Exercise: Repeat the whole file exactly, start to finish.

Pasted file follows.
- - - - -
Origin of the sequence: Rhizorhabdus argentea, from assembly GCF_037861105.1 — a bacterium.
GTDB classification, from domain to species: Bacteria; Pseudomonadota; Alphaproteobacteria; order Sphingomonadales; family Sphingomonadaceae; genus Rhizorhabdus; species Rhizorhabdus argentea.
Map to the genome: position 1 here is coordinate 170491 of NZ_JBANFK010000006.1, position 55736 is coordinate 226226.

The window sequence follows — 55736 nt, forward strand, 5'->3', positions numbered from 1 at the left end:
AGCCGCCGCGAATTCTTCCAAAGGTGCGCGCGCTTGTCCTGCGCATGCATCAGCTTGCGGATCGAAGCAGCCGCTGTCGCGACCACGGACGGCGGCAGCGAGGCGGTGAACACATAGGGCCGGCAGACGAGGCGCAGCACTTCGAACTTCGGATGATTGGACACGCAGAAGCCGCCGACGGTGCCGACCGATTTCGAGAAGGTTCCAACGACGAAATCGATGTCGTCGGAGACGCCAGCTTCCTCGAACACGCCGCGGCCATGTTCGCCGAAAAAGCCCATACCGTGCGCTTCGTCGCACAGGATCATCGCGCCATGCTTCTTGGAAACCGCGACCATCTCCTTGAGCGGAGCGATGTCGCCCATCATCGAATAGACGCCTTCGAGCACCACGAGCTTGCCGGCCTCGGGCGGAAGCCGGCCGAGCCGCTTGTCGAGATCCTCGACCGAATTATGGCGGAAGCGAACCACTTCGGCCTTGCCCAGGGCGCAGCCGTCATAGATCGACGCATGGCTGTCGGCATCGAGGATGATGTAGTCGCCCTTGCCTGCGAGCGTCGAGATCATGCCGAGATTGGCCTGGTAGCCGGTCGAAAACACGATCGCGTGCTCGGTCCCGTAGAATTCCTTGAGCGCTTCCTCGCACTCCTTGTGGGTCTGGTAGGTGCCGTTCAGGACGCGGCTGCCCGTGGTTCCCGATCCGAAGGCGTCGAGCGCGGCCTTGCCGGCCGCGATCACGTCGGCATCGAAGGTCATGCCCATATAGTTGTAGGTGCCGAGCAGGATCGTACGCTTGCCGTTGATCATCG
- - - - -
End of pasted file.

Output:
Origin of the sequence: Rhizorhabdus argentea, from assembly GCF_037861105.1 — a bacterium.
GTDB classification, from domain to species: Bacteria; Pseudomonadota; Alphaproteobacteria; order Sphingomonadales; family Sphingomonadaceae; genus Rhizorhabdus; species Rhizorhabdus argentea.
Map to the genome: position 1 here is coordinate 170491 of NZ_JBANFK010000006.1, position 55736 is coordinate 226226.

The window sequence follows — 55736 nt, forward strand, 5'->3', positions numbered from 1 at the left end:
AGCCGCCGCGAATTCTTCCAAAGGTGCGCGCGCTTGTCCTGCGCATGCATCAGCTTGCGGATCGAAGCAGCCGCTGTCGCGACCACGGACGGCGGCAGCGAGGCGGTGAACACATAGGGCCGGCAGACGAGGCGCAGCACTTCGAACTTCGGATGATTGGACACGCAGAAGCCGCCGACGGTGCCGACCGATTTCGAGAAGGTTCCAACGACGAAATCGATGTCGTCGGAGACGCCAGCTTCCTCGAACACGCCGCGGCCATGTTCGCCGAAAAAGCCCATACCGTGCGCTTCGTCGCACAGGATCATCGCGCCATGCTTCTTGGAAACCGCGACCATCTCCTTGAGCGGAGCGATGTCGCCCATCATCGAATAGACGCCTTCGAGCACCACGAGCTTGCCGGCCTCGGGCGGAAGCCGGCCGAGCCGCTTGTCGAGATCCTCGACCGAATTATGGCGGAAGCGAACCACTTCGGCCTTGCCCAGGGCGCAGCCGTCATAGATCGACGCATGGCTGTCGGCATCGAGGATGATGTAGTCGCCCTTGCCTGCGAGCGTCGAGATCATGCCGAGATTGGCCTGGTAGCCGGTCGAAAACACGATCGCGTGCTCGGTCCCGTAGAATTCCTTGAGCGCTTCCTCGCACTCCTTGTGGGTCTGGTAGGTGCCGTTCAGGACGCGGCTGCCCGTGGTTCCCGATCCGAAGGCGTCGAGCGCGGCCTTGCCGGCCGCGATCACGTCGGCATCGAAGGTCATGCCCATATAGTTGTAGGTGCCGAGCAGGATCGTACGCTTGCCGTTGATCATCG